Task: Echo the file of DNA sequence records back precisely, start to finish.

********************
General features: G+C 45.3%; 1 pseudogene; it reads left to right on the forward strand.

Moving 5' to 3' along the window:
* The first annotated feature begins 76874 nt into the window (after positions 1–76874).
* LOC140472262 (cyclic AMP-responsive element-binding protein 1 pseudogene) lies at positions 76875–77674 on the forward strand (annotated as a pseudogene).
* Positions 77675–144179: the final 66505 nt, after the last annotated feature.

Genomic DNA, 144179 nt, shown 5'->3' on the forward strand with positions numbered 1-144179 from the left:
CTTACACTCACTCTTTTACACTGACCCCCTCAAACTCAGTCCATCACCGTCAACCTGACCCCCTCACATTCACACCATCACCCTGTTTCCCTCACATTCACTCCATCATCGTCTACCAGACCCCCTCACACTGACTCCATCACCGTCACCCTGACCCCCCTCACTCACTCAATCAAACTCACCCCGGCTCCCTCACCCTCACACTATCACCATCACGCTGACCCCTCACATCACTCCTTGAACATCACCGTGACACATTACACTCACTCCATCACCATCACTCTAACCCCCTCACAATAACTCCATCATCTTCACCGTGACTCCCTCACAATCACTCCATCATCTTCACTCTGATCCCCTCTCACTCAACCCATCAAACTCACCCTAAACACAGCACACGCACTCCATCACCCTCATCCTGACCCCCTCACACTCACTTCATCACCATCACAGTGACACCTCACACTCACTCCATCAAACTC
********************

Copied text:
General features: G+C 45.3%; 1 pseudogene; it reads left to right on the forward strand.

Moving 5' to 3' along the window:
* The first annotated feature begins 76874 nt into the window (after positions 1–76874).
* LOC140472262 (cyclic AMP-responsive element-binding protein 1 pseudogene) lies at positions 76875–77674 on the forward strand (annotated as a pseudogene).
* Positions 77675–144179: the final 66505 nt, after the last annotated feature.

Genomic DNA, 144179 nt, shown 5'->3' on the forward strand with positions numbered 1-144179 from the left:
CTTACACTCACTCTTTTACACTGACCCCCTCAAACTCAGTCCATCACCGTCAACCTGACCCCCTCACATTCACACCATCACCCTGTTTCCCTCACATTCACTCCATCATCGTCTACCAGACCCCCTCACACTGACTCCATCACCGTCACCCTGACCCCCCTCACTCACTCAATCAAACTCACCCCGGCTCCCTCACCCTCACACTATCACCATCACGCTGACCCCTCACATCACTCCTTGAACATCACCGTGACACATTACACTCACTCCATCACCATCACTCTAACCCCCTCACAATAACTCCATCATCTTCACCGTGACTCCCTCACAATCACTCCATCATCTTCACTCTGATCCCCTCTCACTCAACCCATCAAACTCACCCTAAACACAGCACACGCACTCCATCACCCTCATCCTGACCCCCTCACACTCACTTCATCACCATCACAGTGACACCTCACACTCACTCCATCAAACTC